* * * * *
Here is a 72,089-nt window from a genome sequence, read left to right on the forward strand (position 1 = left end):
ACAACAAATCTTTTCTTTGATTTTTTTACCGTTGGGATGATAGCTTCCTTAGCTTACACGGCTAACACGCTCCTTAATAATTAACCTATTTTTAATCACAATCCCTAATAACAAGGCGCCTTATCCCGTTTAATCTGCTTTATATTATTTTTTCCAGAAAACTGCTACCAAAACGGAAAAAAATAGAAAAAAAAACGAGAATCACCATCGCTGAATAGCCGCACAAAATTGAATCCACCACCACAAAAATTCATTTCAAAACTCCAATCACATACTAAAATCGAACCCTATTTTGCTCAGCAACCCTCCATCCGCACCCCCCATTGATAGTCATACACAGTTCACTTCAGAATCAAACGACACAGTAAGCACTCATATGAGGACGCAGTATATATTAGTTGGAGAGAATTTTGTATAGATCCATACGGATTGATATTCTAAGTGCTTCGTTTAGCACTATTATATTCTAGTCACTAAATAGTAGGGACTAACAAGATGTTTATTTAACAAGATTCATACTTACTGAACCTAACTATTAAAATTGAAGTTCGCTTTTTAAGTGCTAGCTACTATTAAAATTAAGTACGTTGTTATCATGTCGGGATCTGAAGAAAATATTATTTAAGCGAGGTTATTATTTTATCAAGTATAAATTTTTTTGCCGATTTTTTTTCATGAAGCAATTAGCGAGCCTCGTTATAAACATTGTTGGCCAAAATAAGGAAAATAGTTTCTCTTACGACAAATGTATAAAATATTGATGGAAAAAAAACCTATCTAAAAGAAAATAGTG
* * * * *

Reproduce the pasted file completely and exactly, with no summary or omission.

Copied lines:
Here is a 72,089-nt window from a genome sequence, read left to right on the forward strand (position 1 = left end):
ACAACAAATCTTTTCTTTGATTTTTTTACCGTTGGGATGATAGCTTCCTTAGCTTACACGGCTAACACGCTCCTTAATAATTAACCTATTTTTAATCACAATCCCTAATAACAAGGCGCCTTATCCCGTTTAATCTGCTTTATATTATTTTTTCCAGAAAACTGCTACCAAAACGGAAAAAAATAGAAAAAAAAACGAGAATCACCATCGCTGAATAGCCGCACAAAATTGAATCCACCACCACAAAAATTCATTTCAAAACTCCAATCACATACTAAAATCGAACCCTATTTTGCTCAGCAACCCTCCATCCGCACCCCCCATTGATAGTCATACACAGTTCACTTCAGAATCAAACGACACAGTAAGCACTCATATGAGGACGCAGTATATATTAGTTGGAGAGAATTTTGTATAGATCCATACGGATTGATATTCTAAGTGCTTCGTTTAGCACTATTATATTCTAGTCACTAAATAGTAGGGACTAACAAGATGTTTATTTAACAAGATTCATACTTACTGAACCTAACTATTAAAATTGAAGTTCGCTTTTTAAGTGCTAGCTACTATTAAAATTAAGTACGTTGTTATCATGTCGGGATCTGAAGAAAATATTATTTAAGCGAGGTTATTATTTTATCAAGTATAAATTTTTTTGCCGATTTTTTTTCATGAAGCAATTAGCGAGCCTCGTTATAAACATTGTTGGCCAAAATAAGGAAAATAGTTTCTCTTACGACAAATGTATAAAATATTGATGGAAAAAAAACCTATCTAAAAGAAAATAGTG